Kids and gum disease: Top six things parents should know

An illustration of a young girl with a broad, upturned smile.
Consistent dental care at home and regular dental exams and cleanings will prevent gum disease in most children. (Images: AdobeStock, Illustration: Sebastian Stankiewicz/Boston Children’s Hospital)

Every kid needs a healthy smile — and strong teeth are just part of the equation. While a cavity affects only the tooth, gum disease can inflame the gums and damage the bones and surrounding tissues of the mouth. Although you might associate gum disease with older people, it can be a problem for children and teens, too. We asked Boston Children’s dentist Rosalyn Sulyanto and dental hygienist Victoria Grady to share their most important tips for families.

1. Unchecked plaque is the initial problem.

Dental plaque — the sticky film that forms when bacteria in the mouth release acids that break down the carbohydrates of foods and drinks — is the root of both cavities and gum disease. Everyone has plaque, but whether it becomes a problem depends on how well you brush and floss. When plaque builds up and hardens, it becomes tartar, which is hard to remove with a toothbrush and can lead to chronic irritation of the gums.

2. Kids typically have gingivitis if they get gum disease.

Gingivitis is the most common type of gum disease in children. It’s also the mildest form and can be treated without surgery or medication. Symptoms are easy to detect: Your child’s gums may look red, feel swollen and tender, and bleed easily during brushing and flossing. The good news? With consistent brushing and flossing — and regular cleanings by a dental hygienist — gingivitis is treatable.

3. Poor oral hygiene isn’t always the cause.

Gum disease isn’t always a matter of inadequate oral hygiene. Other conditions can contribute to gingivitis and periodontitis, a more serious form of gum disease, in both kids and adults. Crowded teeth are harder to clean and can lead to tartar. Malocclusion, the irregular contact between the upper and lower jaws, can also cause foods to get stuck in gums. Open-mouth breathing can dry the mouth and change the composition of natural bacteria, leading to gum disease.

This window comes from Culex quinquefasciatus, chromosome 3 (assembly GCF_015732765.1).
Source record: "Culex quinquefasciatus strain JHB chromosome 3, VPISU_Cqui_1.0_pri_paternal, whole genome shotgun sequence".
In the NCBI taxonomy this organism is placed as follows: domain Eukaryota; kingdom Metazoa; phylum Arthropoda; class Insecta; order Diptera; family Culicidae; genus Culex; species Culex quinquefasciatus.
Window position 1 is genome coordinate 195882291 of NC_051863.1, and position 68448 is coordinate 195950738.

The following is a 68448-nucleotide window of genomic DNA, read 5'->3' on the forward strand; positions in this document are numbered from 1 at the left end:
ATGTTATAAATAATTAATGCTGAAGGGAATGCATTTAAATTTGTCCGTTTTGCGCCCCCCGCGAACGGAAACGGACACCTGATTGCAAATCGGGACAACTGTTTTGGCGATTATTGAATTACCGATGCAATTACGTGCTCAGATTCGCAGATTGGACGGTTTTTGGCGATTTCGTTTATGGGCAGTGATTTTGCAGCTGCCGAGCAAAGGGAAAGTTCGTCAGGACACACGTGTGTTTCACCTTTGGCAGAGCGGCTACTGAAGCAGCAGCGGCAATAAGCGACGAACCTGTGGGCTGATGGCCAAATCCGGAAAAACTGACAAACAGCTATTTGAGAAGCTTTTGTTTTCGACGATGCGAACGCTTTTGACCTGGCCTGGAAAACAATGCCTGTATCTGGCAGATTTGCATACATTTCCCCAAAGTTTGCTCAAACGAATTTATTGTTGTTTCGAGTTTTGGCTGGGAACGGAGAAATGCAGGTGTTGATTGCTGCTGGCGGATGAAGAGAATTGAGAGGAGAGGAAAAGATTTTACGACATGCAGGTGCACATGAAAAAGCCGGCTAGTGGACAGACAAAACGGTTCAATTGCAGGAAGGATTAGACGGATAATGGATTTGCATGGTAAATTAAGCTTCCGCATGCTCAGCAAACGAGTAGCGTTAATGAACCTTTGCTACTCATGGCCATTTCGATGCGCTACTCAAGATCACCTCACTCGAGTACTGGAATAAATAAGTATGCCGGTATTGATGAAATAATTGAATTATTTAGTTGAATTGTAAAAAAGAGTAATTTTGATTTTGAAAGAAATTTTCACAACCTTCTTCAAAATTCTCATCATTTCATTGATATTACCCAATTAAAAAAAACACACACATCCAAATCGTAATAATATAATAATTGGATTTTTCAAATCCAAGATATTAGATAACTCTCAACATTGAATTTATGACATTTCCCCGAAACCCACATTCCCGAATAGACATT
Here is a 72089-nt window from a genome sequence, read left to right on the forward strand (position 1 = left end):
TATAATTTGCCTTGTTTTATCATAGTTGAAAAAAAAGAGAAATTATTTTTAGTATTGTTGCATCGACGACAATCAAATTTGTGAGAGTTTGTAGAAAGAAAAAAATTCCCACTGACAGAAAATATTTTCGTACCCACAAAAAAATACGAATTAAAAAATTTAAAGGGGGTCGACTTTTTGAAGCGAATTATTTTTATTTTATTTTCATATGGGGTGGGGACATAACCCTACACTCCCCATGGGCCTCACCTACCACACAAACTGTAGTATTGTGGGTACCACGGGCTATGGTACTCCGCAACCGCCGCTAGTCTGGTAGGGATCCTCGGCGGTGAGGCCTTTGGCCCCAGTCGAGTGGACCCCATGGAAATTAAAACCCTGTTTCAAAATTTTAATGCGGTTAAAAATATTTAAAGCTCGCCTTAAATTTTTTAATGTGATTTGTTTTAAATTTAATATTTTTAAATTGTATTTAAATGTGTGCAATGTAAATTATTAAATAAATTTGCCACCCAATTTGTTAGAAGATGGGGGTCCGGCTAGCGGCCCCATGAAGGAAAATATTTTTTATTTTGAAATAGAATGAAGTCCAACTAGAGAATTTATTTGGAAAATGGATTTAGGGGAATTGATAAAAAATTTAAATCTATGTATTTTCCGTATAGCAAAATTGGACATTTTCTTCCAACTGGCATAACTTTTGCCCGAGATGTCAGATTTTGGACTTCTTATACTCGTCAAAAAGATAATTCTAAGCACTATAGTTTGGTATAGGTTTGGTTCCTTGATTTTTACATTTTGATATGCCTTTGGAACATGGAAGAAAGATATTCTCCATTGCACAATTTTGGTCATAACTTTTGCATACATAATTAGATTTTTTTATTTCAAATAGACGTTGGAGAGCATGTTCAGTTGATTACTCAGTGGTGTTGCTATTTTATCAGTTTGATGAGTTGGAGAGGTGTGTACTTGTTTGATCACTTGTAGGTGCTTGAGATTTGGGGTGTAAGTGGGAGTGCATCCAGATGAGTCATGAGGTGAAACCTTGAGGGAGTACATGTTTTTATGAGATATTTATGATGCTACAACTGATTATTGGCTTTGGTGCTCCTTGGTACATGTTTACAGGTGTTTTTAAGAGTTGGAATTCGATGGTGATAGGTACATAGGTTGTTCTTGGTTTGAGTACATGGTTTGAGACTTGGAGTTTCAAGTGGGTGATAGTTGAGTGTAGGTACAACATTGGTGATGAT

4. Gum disease affects overall health.

Some studies have shown the bacteria that inflames gums might do the same to the heart and lungs. Gum disease is also associated with poor control of blood-sugar levels, and in diabetics, a weakened immune system might exacerbate the effects of periodontitis.

5. Intensive treatment might be necessary.

Advanced periodontitis is uncommon in children — but it can occur. Gums receding from teeth, loose teeth, and persistent bad breath are signs of moderate-to-severe gum disease. Treatments include a deep cleaning of the teeth and gums to remove plaque and tartar, or may involve one of several kinds of grafts to restore gum tissue.

6. Good gum care should be part of every child’s daily routine.

Consistent dental care at home and regular dental exams and cleanings will prevent gum disease in most children. With your help or on their own, have your child floss daily. Also have them gently brush in a circular motion each tooth and the gumline, at a 45-degree angle, with a soft-bristled toothbrush dabbed with fluoride toothpaste at least twice a day. It also doesn’t hurt to brush and floss after every meal. Children who care for their teeth on their own can also use an antibacterial mouth rinse. If your child has an oral condition that prevents thorough brushing and flossing, or has a disease that inflames their gums, talk with your dentist. 

Learn more about Boston Children’s Department of Dentistry or make an appointment.

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